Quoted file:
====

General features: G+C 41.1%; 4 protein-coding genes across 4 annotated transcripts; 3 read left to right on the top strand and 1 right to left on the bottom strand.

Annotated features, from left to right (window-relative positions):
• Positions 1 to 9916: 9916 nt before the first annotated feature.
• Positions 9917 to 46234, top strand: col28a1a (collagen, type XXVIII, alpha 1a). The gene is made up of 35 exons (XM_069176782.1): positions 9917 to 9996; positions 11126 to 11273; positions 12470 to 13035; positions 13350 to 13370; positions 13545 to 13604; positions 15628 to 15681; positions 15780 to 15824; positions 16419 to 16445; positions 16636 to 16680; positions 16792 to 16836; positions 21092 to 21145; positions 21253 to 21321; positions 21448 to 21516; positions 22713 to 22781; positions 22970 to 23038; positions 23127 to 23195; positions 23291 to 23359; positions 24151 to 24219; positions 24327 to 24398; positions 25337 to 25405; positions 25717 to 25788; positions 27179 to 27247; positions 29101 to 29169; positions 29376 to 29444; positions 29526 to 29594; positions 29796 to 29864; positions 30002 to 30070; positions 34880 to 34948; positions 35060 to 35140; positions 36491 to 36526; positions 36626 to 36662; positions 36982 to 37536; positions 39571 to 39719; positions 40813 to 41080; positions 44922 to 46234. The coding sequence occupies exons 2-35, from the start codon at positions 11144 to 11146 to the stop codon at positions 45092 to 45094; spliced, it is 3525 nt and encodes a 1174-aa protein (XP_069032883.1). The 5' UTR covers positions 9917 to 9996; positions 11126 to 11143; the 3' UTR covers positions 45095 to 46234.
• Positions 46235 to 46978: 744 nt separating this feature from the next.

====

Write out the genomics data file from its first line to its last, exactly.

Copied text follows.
General features: G+C 41.1%; 4 protein-coding genes across 4 annotated transcripts; 3 read left to right on the top strand and 1 right to left on the bottom strand.

Annotated features, from left to right (window-relative positions):
• Positions 1 to 9916: 9916 nt before the first annotated feature.
• Positions 9917 to 46234, top strand: col28a1a (collagen, type XXVIII, alpha 1a). The gene is made up of 35 exons (XM_069176782.1): positions 9917 to 9996; positions 11126 to 11273; positions 12470 to 13035; positions 13350 to 13370; positions 13545 to 13604; positions 15628 to 15681; positions 15780 to 15824; positions 16419 to 16445; positions 16636 to 16680; positions 16792 to 16836; positions 21092 to 21145; positions 21253 to 21321; positions 21448 to 21516; positions 22713 to 22781; positions 22970 to 23038; positions 23127 to 23195; positions 23291 to 23359; positions 24151 to 24219; positions 24327 to 24398; positions 25337 to 25405; positions 25717 to 25788; positions 27179 to 27247; positions 29101 to 29169; positions 29376 to 29444; positions 29526 to 29594; positions 29796 to 29864; positions 30002 to 30070; positions 34880 to 34948; positions 35060 to 35140; positions 36491 to 36526; positions 36626 to 36662; positions 36982 to 37536; positions 39571 to 39719; positions 40813 to 41080; positions 44922 to 46234. The coding sequence occupies exons 2-35, from the start codon at positions 11144 to 11146 to the stop codon at positions 45092 to 45094; spliced, it is 3525 nt and encodes a 1174-aa protein (XP_069032883.1). The 5' UTR covers positions 9917 to 9996; positions 11126 to 11143; the 3' UTR covers positions 45095 to 46234.
• Positions 46235 to 46978: 744 nt separating this feature from the next.